For the first time, new types of complex load-bearing structures can now be both designed and calculated using a single computer programme. This has become possible thanks to the new software "GENTs", developed as part of a project sponsored by the Austrian Science Fund (FWF).
The software combines evolutionary optimisation methods and computer-based calculation tools for the first time to create an intuitive tool for architects and engineers. This combination enables the conception of light, flexible and resource-efficient load-bearing structures out of irregular shapes. The innovative potential of the new software also impressed the jury of the Austrian Building Award and it was voted winner of the "Research and Development" category.
Beam structures support architectural masterpieces. Whether Calatrava, Foster or Coop Himmelb(l)au - those who aim high in the world of architecture inevitably need to rely on these for roofs, bridges or towers. Up to now, however, architectural creativity in this area has been subject to certain limitations, as it was deemed the more regular the structure´s design, the more stable it would be. The software "GENTs" now overturns this idea, allowing irregular structures to be created which still provide a high level of stability and efficiency. This FWF project has thereby laid the foundation for a whole new range of design processes and solutions. This development achievement was officially acknowledged when the software was honoured with the 2011 Austrian Building Award.
The realisation of a design based on this optimisation can now be seen at the Airail Center Frankfurt. Here, a bridge is being built for a mini-metro based on a GENTs design, with the calculative possibilities for structural optimisation, allowing the creation of a dynamic appearance and function. The appearance of the irregular, sinuous design supports the movement of the train as it passes through the bridge. "This design process," says project collaborator DI Arne Hofmann, "would have been inconceivable without the automated calculation and analysis provided by GENTs."
All in all, the GENTs programme, developed within the framework of an FWF project, means closer collaboration between architects and structural planners. It is therefore hardly surprising that the project team headed by Prof. Bollinger, DI Hofmann and DIDr. Preisinger, recently won the Austrian Building Award for Research and Development. The prize money of EUR 10.000 might also be seen as recognition of the importance of investment in basic research, which in this case is contributing significantly to revolutionising building culture.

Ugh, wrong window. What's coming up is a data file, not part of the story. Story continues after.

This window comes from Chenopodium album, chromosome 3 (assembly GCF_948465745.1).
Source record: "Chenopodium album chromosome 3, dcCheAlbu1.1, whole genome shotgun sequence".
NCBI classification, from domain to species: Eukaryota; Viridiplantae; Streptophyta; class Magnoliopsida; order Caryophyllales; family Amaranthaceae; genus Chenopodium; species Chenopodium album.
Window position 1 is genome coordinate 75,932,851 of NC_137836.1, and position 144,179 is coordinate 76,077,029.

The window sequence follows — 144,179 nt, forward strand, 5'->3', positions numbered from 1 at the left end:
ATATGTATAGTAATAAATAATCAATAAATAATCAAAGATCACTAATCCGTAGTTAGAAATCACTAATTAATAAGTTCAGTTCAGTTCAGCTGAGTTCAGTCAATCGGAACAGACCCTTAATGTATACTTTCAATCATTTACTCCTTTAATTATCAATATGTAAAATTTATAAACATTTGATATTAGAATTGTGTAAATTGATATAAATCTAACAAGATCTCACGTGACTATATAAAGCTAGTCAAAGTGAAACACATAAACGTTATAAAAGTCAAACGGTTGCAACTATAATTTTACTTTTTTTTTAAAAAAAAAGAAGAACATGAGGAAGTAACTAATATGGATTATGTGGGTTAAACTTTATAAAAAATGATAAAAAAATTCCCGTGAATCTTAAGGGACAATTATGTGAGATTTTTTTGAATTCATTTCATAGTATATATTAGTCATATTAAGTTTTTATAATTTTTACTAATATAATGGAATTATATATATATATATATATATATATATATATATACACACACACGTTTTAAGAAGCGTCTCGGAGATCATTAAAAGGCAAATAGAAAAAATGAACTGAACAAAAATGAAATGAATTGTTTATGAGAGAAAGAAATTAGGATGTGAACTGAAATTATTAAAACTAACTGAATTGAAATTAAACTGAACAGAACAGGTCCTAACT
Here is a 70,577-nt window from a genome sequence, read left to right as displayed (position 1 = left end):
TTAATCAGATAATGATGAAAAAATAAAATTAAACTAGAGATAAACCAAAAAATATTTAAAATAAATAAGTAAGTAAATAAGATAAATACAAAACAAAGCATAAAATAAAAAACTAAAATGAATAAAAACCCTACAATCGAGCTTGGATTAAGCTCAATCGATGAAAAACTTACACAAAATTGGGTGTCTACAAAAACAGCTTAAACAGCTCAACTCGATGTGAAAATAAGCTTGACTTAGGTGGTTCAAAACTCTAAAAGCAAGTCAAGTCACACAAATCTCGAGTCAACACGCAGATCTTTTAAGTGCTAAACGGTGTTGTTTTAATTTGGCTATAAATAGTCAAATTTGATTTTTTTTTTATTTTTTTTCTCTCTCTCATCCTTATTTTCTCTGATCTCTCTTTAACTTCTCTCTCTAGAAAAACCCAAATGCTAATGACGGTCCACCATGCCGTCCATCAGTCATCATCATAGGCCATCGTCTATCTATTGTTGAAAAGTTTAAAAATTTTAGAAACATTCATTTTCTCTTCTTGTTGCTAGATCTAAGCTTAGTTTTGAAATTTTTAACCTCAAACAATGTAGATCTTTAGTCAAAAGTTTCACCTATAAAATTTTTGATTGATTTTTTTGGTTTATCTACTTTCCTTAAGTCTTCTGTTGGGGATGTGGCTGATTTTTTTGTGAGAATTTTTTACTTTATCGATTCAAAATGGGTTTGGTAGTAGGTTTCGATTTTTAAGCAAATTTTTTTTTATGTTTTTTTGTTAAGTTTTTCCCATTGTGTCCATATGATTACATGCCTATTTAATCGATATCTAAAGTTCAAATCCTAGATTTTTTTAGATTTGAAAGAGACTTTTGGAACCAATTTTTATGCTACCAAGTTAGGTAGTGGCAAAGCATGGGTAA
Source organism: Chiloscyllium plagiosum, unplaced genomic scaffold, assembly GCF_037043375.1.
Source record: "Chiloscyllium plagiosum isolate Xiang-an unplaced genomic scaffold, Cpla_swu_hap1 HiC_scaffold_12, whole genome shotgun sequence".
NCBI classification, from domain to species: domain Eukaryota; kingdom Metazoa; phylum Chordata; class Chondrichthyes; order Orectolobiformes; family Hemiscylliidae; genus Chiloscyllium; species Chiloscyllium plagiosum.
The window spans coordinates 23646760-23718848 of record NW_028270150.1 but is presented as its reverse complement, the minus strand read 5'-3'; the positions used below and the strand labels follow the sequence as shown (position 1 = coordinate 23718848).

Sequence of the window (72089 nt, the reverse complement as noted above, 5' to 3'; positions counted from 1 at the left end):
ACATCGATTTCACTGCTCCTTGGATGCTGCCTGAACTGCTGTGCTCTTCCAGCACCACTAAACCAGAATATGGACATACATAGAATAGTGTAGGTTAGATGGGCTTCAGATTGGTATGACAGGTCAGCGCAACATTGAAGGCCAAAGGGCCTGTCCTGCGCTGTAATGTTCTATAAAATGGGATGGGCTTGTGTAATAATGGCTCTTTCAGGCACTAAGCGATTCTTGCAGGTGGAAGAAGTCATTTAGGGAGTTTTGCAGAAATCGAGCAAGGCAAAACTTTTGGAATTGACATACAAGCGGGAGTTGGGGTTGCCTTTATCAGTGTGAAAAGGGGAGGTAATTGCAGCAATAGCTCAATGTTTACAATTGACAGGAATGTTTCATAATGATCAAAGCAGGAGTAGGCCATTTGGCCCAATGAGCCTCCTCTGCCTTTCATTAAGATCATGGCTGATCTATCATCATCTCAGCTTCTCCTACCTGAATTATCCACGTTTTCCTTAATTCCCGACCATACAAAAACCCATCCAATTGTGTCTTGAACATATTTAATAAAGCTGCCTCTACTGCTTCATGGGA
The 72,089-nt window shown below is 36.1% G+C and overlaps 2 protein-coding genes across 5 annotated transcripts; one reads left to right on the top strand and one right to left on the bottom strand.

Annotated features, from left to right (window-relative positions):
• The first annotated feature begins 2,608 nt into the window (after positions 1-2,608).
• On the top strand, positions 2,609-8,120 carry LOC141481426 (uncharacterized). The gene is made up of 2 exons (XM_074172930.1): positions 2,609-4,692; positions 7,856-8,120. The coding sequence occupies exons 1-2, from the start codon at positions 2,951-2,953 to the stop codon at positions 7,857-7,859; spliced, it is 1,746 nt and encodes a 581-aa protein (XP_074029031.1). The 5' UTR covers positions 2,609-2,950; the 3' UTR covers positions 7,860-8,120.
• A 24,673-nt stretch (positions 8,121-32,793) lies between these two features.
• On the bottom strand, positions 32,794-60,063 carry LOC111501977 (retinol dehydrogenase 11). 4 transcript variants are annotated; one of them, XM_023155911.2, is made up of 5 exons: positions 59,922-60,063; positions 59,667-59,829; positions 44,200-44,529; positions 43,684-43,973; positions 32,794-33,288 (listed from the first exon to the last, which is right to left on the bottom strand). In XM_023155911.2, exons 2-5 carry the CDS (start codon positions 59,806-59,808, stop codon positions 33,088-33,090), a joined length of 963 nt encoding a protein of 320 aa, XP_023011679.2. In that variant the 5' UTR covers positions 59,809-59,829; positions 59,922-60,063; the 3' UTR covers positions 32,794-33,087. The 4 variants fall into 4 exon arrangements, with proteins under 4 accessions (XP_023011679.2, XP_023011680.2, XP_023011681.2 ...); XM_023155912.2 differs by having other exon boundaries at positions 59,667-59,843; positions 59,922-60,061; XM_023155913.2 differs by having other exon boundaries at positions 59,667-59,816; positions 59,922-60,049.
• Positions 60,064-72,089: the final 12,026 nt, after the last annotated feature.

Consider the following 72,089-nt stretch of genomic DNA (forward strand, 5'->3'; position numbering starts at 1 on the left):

Katharina Schnell | PR&D
Lasagni awarded with Materials Science and Technology Prize 2017
09.10.2017 | Fraunhofer-Institut für Werkstoff- und Strahltechnik IWS
Eduard Arzt receives highest award from German Materials Society
21.09.2017 | INM - Leibniz-Institut für Neue Materialien gGmbH
University of Maryland researchers contribute to historic detection of gravitational waves and light created by event
On August 17, 2017, at 12:41:04 UTC, scientists made the first direct observation of a merger between two neutron stars--the dense, collapsed cores that remain...
Seven new papers describe the first-ever detection of light from a gravitational wave source. The event, caused by two neutron stars colliding and merging together, was dubbed GW170817 because it sent ripples through space-time that reached Earth on 2017 August 17. Around the world, hundreds of excited astronomers mobilized quickly and were able to observe the event using numerous telescopes, providing a wealth of new data.
Previous detections of gravitational waves have all involved the merger of two black holes, a feat that won the 2017 Nobel Prize in Physics earlier this month....
Material defects in end products can quickly result in failures in many areas of industry, and have a massive impact on the safe use of their products. This is why, in the field of quality assurance, intelligent, nondestructive sensor systems play a key role. They allow testing components and parts in a rapid and cost-efficient manner without destroying the actual product or changing its surface. Experts from the Fraunhofer IZFP in Saarbrücken will be presenting two exhibits at the Blechexpo in Stuttgart from 7–10 November 2017 that allow fast, reliable, and automated characterization of materials and detection of defects (Hall 5, Booth 5306).
When quality testing uses time-consuming destructive test methods, it can result in enormous costs due to damaging or destroying the products. And given that...
Using a new cooling technique MPQ scientists succeed at observing collisions in a dense beam of cold and slow dipolar molecules.
How do chemical reactions proceed at extremely low temperatures? The answer requires the investigation of molecular samples that are cold, dense, and slow at...
Scientists from the Max Planck Institute of Quantum Optics, using high precision laser spectroscopy of atomic hydrogen, confirm the surprisingly small value of the proton radius determined from muonic hydrogen.
It was one of the breakthroughs of the year 2010: Laser spectroscopy of muonic hydrogen resulted in a value for the proton charge radius that was significantly...
17.10.2017 | Event News
10.10.2017 | Event News
10.10.2017 | Event News
20.10.2017 | Information Technology
20.10.2017 | Materials Sciences
20.10.2017 | Interdisciplinary Research